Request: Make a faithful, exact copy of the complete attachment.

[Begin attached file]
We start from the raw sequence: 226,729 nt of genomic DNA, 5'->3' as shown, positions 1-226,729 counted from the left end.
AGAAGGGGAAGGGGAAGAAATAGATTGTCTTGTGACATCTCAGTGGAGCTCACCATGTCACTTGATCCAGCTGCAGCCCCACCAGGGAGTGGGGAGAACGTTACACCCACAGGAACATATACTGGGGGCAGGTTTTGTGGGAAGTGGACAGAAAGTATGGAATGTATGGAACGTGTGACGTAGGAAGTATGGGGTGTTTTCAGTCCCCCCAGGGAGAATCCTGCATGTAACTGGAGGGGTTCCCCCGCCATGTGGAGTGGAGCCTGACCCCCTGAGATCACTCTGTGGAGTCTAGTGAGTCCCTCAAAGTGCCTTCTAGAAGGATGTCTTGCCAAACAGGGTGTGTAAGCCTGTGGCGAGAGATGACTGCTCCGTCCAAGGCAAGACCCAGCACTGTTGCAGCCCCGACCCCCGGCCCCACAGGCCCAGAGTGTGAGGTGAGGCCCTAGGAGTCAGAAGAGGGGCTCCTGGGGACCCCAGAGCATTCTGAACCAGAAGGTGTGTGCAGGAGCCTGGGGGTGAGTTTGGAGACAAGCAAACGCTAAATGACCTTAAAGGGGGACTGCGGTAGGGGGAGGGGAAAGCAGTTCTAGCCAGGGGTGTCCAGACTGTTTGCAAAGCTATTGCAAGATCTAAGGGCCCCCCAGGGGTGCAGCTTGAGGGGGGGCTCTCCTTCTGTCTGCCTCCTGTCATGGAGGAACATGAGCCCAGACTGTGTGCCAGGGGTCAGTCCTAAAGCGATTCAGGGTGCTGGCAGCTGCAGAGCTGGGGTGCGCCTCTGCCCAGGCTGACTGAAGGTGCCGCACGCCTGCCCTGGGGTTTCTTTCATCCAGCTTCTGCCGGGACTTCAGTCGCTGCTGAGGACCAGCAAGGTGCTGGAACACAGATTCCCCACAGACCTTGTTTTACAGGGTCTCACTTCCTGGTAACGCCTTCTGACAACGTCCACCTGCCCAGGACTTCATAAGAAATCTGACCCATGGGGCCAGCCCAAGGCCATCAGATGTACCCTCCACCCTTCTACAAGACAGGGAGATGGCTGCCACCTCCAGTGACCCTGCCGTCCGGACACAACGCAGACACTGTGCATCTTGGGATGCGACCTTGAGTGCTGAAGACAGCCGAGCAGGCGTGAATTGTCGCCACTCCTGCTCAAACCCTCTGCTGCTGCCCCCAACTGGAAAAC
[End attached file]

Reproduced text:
We start from the raw sequence: 226,729 nt of genomic DNA, 5'->3' as shown, positions 1-226,729 counted from the left end.
AGAAGGGGAAGGGGAAGAAATAGATTGTCTTGTGACATCTCAGTGGAGCTCACCATGTCACTTGATCCAGCTGCAGCCCCACCAGGGAGTGGGGAGAACGTTACACCCACAGGAACATATACTGGGGGCAGGTTTTGTGGGAAGTGGACAGAAAGTATGGAATGTATGGAACGTGTGACGTAGGAAGTATGGGGTGTTTTCAGTCCCCCCAGGGAGAATCCTGCATGTAACTGGAGGGGTTCCCCCGCCATGTGGAGTGGAGCCTGACCCCCTGAGATCACTCTGTGGAGTCTAGTGAGTCCCTCAAAGTGCCTTCTAGAAGGATGTCTTGCCAAACAGGGTGTGTAAGCCTGTGGCGAGAGATGACTGCTCCGTCCAAGGCAAGACCCAGCACTGTTGCAGCCCCGACCCCCGGCCCCACAGGCCCAGAGTGTGAGGTGAGGCCCTAGGAGTCAGAAGAGGGGCTCCTGGGGACCCCAGAGCATTCTGAACCAGAAGGTGTGTGCAGGAGCCTGGGGGTGAGTTTGGAGACAAGCAAACGCTAAATGACCTTAAAGGGGGACTGCGGTAGGGGGAGGGGAAAGCAGTTCTAGCCAGGGGTGTCCAGACTGTTTGCAAAGCTATTGCAAGATCTAAGGGCCCCCCAGGGGTGCAGCTTGAGGGGGGGCTCTCCTTCTGTCTGCCTCCTGTCATGGAGGAACATGAGCCCAGACTGTGTGCCAGGGGTCAGTCCTAAAGCGATTCAGGGTGCTGGCAGCTGCAGAGCTGGGGTGCGCCTCTGCCCAGGCTGACTGAAGGTGCCGCACGCCTGCCCTGGGGTTTCTTTCATCCAGCTTCTGCCGGGACTTCAGTCGCTGCTGAGGACCAGCAAGGTGCTGGAACACAGATTCCCCACAGACCTTGTTTTACAGGGTCTCACTTCCTGGTAACGCCTTCTGACAACGTCCACCTGCCCAGGACTTCATAAGAAATCTGACCCATGGGGCCAGCCCAAGGCCATCAGATGTACCCTCCACCCTTCTACAAGACAGGGAGATGGCTGCCACCTCCAGTGACCCTGCCGTCCGGACACAACGCAGACACTGTGCATCTTGGGATGCGACCTTGAGTGCTGAAGACAGCCGAGCAGGCGTGAATTGTCGCCACTCCTGCTCAAACCCTCTGCTGCTGCCCCCAACTGGAAAAC